Happy new year! I haven’t been playing RS3 at all on vacation because it’s inconvenient to set up my laptop, so instead I loaded up Another Eden for the first time in over a year. I’m doing the Tales sidequests. I’ve always thought this game is pretty good for a F2P mobile game with gacha elements — my main complaints are that the main story characters are worthless compared to what you get even just from normal gacha pulls, and the equipment is too hard to forge. Apparently I’m way behind now because I’m only on main story chapter 31 but they are up to 90-something now.
Here’s a reminder of the remaining games upcoming for the current year:
I’m going to take a break from posting for the Christmas holidays; I may or may not have some filler posts like this scheduled during the break, but I will be back with normal updates on Jan 7 (Romancing SaGa 3)
This post will collect the information on the Farland series and include some of the remakes that I did not discuss in other posts.
The main Farland series consists of 14 games originally for computers, and eight games for various consoles. The console games are mostly ports, but a few of them are more extensive remakes and one is an entirely new game.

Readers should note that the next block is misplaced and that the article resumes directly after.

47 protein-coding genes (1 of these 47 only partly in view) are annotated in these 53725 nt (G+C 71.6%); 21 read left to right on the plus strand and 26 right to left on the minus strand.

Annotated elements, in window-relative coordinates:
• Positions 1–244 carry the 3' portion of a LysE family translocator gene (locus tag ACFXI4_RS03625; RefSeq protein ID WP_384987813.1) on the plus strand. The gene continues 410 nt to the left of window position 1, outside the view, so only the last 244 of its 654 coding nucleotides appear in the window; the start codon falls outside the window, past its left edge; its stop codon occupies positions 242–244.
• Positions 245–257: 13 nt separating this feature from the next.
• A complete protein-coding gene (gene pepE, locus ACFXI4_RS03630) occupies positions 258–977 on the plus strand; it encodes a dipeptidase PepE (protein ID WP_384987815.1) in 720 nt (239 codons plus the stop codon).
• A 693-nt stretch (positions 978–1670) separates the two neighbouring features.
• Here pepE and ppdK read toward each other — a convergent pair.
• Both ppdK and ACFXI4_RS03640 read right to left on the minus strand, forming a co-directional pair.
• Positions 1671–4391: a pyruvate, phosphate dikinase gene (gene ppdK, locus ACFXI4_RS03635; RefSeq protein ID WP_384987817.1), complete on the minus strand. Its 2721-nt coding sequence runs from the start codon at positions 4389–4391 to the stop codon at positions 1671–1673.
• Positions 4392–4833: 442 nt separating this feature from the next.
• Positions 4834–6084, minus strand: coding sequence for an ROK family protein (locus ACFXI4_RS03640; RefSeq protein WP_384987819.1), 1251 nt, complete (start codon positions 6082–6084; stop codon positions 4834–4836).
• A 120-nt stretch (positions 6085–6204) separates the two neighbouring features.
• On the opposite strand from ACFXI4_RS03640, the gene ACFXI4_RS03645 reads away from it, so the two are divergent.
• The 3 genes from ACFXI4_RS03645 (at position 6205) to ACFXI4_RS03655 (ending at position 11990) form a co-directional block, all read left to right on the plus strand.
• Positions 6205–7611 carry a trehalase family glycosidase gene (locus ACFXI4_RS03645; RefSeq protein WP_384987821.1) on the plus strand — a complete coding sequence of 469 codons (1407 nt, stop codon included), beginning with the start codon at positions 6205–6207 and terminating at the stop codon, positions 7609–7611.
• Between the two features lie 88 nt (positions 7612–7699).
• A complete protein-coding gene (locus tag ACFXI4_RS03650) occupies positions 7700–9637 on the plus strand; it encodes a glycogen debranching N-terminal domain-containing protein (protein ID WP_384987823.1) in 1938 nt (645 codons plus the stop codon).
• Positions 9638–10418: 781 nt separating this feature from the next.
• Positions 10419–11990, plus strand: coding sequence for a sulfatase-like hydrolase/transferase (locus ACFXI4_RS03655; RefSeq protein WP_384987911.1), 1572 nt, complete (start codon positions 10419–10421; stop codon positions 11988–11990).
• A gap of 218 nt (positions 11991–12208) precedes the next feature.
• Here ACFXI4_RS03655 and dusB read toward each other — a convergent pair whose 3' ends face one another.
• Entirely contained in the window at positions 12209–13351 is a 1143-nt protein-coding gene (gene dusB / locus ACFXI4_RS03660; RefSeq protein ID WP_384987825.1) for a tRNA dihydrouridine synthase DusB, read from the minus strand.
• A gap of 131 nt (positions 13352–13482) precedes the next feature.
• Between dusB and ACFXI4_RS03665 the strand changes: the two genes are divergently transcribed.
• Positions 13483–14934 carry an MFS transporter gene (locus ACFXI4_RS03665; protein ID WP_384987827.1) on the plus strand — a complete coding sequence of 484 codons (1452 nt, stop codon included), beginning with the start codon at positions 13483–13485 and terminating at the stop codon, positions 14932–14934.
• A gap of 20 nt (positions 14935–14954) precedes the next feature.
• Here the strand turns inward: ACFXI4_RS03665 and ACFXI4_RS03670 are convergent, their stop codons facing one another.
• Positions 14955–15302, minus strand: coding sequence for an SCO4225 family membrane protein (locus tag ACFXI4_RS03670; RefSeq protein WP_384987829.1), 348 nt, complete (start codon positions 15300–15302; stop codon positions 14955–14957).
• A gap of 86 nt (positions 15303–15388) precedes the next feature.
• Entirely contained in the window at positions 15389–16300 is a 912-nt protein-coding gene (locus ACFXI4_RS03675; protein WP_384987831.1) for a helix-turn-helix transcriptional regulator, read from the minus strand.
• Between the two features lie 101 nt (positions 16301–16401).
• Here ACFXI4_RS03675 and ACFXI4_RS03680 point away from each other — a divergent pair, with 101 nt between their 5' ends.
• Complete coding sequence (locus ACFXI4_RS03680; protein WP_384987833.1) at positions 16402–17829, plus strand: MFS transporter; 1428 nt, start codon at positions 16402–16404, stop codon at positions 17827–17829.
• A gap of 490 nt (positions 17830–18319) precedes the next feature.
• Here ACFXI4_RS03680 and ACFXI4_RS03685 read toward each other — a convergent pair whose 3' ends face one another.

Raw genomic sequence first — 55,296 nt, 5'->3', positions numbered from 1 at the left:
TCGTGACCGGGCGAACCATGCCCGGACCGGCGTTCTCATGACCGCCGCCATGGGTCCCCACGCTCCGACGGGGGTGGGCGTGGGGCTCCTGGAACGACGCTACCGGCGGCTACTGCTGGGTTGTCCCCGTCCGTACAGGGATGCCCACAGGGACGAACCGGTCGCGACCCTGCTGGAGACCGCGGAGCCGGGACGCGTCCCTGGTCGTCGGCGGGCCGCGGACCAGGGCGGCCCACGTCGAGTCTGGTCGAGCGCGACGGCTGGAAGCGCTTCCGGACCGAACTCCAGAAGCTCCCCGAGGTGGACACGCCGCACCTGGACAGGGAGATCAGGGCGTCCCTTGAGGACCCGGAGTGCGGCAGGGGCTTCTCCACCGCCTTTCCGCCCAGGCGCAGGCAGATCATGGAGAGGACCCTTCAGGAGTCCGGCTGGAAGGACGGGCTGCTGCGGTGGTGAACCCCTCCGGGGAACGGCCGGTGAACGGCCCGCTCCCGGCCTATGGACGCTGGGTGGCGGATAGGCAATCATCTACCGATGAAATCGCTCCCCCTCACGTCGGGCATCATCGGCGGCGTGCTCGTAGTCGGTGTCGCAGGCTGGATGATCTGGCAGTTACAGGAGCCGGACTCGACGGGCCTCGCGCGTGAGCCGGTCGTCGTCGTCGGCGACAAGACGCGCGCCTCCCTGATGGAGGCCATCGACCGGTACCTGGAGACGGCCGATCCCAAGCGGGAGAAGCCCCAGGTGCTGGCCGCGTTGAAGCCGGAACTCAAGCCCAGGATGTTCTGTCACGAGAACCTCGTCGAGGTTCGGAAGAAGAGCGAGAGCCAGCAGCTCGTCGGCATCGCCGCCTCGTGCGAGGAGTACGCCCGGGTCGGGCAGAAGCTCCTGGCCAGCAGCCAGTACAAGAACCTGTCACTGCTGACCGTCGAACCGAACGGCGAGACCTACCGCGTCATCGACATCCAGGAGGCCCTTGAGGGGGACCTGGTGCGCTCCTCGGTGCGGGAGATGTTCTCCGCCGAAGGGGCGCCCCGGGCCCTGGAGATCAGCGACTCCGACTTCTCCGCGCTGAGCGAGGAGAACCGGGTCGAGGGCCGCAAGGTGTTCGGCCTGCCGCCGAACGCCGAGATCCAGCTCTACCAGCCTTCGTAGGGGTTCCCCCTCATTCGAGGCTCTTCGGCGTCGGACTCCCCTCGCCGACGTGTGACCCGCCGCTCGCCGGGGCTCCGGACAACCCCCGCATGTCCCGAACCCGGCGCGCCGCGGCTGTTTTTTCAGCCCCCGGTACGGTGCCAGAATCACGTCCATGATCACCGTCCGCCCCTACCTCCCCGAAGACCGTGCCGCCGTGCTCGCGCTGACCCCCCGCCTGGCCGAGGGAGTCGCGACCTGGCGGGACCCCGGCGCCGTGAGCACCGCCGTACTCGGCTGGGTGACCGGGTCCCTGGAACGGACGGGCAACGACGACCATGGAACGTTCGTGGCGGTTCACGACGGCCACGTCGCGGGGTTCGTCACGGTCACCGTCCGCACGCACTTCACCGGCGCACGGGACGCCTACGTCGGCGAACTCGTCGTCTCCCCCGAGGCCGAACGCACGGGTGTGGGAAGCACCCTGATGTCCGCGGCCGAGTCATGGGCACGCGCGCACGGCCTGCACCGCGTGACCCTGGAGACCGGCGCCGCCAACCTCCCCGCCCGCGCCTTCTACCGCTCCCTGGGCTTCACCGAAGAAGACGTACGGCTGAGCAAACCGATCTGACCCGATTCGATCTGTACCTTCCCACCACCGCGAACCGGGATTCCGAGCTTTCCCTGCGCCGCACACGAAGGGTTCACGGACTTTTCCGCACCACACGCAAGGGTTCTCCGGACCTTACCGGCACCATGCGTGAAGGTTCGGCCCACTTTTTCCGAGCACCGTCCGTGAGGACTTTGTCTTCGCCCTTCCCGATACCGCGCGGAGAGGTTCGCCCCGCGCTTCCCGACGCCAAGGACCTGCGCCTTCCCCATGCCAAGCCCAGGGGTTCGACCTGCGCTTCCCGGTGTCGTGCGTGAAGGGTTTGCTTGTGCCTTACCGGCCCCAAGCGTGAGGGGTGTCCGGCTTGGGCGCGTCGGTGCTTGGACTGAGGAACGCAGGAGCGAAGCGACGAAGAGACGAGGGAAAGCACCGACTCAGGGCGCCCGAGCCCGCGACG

The original series
The first 7 games came out for PC-98 and the eighth for Windows. It seems like six of the games have fan translations.
Two games came out for the Super Famicom. The first was just called Farland Story, but it was not a direct port of any of the games. Apparently it’s roughly a combination of the first and second games but not just a straight adaptation. As I said in my review, it’s an incredibly boring game. It’s about the most basic, laziest implementation of a strategy game possible.
The second game for SFC was an entirely original game. It was still bad, but slightly better than the first one.
The second game was remade for Sega Saturn as “Farland Story: Dance of Destruction.” The Saturn version is nearly identical to the SFC version; the graphics look the same. They did not voice the text.
There are two changes that make the game a bit easier to play. You can turn off battle animations, and there is a “gather” (集合) command that moves everyone to the same place, which helps with the parts where you spend 30 minutes just moving your guys to get in range of the enemies
In addition to the SFC games, there was Farland Story FX. It is similar to the SFC version but apparently it’s a closer remake of the first two games together. I’m not going to play either game enough to determine all the differences.